Vietnam Time

3/5/2019 7:28:58 PM

Parenting group supports parents to be better caregivers

“Participating in community activities for parents 3 years ago, I know I have to feed my child with enough nutrients, teaching them at home…letting them to go to school at the right age, and don't let them drop out of school...”

This is the sharing of Dinh Thi Them (live in the village of So To, To Tung commune, Kbang district, Gia Lai province) - one of many parents who are participating in parenting groups in the framework of the “Early Childhood Care and Development” project implemented from 2012 to 2018. The project was funded by the New Zealand Aid Programme, and led by Plan International Vietnam, Gia Lai Department of Education and Training(DOET), and provincial Women Union.


A cooking class/nutrition education classes for mothers in Gia Lai.

According to Plan International Vietnam, with a budget of USD 7.2 million, the project aims to improve developmental outcomes for young ethnic minority children aged 0-8 from preschools and elementary schools on the districts of Dak Po, An Khe, Kbang and Kongchro, as well as replicating the approaches more widely across Gia Lai.

In 6 years of implementation, the project has reached 162,000 ethnic minority children aged 0-8, almost 10,000 teachers/staff from preschools and elementary schools, along with families and communities in the province. At the same time, the project also succeeded in replicating a number of education models across the province.

Change "old ways of doing"

According to Le Thi Bich Hanh, Plan's education advisor, parenting group aims to help parents know what they want for their children and what knowledge and skills they need to achieve that goal.

Participating in group are fathers and mothers with children from 0-8 years old or who directly take care of children living in the same village. In a common house or a large yard, the event takes place under the culturally appropriate themes developed by the local Women's Union and Plan. Under the guidance of project workers/volunteers, parents exchange and share their experiences in caring for their children based on the skills and knowledge of the volunteers.

Women in remote areas like Them usually marries early, and do not have enough child-rearing knowledge. “With my first child, I already chewed rice for her when she was only 5 months old. Going to parenting group I know how to feed my child with enough nutrients. Now for the first 6 months I has breastfed my second child before feeding him nutritious porridge...Our household is poor and only owns 2 acres of rice fields - so we rarely had enough food. I have to work as a hired laborer and save money to buy milk, meat, fish, eggs and cook nutritious meals exclusively for my two children," said Them.

“I have to face many difficulties in my life but I want my children to eat well so that they can be healthy and develop. I send them to school so that they know how to read and write. I also know how to ensure environmental sanitation, create hygiene, nutritious gardens around my house and village; clean and prevent diseases. There are fewer mosquitoes around my house now and more fruits and trees than before,” she added.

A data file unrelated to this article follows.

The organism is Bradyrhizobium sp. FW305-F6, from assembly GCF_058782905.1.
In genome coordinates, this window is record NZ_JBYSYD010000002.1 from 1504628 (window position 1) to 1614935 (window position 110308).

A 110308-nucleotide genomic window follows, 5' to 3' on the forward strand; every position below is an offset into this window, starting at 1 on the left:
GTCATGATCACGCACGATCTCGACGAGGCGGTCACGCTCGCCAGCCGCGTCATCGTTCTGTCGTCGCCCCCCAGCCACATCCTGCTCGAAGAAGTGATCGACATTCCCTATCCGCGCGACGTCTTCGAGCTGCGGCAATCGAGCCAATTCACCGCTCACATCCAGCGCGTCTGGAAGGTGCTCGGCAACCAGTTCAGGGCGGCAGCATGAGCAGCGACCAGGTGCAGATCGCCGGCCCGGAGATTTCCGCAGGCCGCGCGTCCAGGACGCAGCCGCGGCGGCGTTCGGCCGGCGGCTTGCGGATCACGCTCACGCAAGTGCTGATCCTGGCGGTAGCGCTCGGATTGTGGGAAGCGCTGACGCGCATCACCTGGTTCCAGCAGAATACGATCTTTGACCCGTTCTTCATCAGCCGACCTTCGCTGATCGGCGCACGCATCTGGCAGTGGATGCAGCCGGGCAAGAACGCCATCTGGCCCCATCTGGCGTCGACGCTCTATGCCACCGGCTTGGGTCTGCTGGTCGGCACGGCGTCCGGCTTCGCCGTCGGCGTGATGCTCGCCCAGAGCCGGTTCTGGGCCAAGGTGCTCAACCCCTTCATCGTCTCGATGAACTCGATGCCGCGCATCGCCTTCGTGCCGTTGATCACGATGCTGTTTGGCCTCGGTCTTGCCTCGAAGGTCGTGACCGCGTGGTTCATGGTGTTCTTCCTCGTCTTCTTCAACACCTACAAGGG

Tran Thi Huong, representative of Gia Lai Women's Union said that the model has been equipped with knowledge suitable to the cultural characteristics and conditions of parents in ethnic minority areas; improve knowledge and change awareness and promote positive behaviors in child care. Parents/caregivers knowledge and skills significantly improved. For example, parents know to go to a doctor when the child is sick instead of asking a sorcerer to pray for them to wipe out the disease. They understand the importance of learning, spending time confiding with their children, teaching them to sing and speak Vietnamese, regularly telling stories and singing to them.

“Women have been bolder and more confident when participating in sharing child care experiences, knowing how to organise family affairs. In targeted areas, the rate of children suffering from malnutrition decreases. Their health is improved, better hygiene and less sickness. Children with parents who participate in parenting groups are also more confident and more social, and they do not drop out of school.”

In particular, the program has contributed to changing gender stereotypes about the role of caregivers. Fathers understand that they also need to participate and share with their wives in the process of raising children. Besides, taking part in groups consolidated the relationship between parents and children.


Parents/caregivers knowledge and skills significantly improved after the group session.


In addition to Gia Lai, the parenting group is a model piloted by the Central Vietnam Women's Union in cooperation with Plan International Vietnam in other provinces in the mountainous areas including Ha Giang, Thai Nguyen, Phu Tho, Bac Giang, Quang Tri, Quang Binh, Quang Ngai, Kon Tum from 2013-2015.

In 2017-2018, the Central Vietnam Women's Union began to guide the replication of the parenting group initiatives to 35 provinces and cities nationwide. By the end of 2018, there were 259 parenting groups replicated and operated in the provinces.

Assessing the model of parent education brings many advantages, Nguyen Thi Tuyet Mai, head of the Family and Society Division under Vietnam Women's Union said: From 2019 to 2021, Vietnam Women's Union will continue to scale up successful parenting curriculum to 63 provinces and cities nationwide. At the same time, parenting curriculum has been mainstreamed into women’s group agendas. Researching and propose to the Government to build a national program on parenting curriculum in the direction of focusing on Functioning culturally appropriate parenting group initiatives in the communities./.

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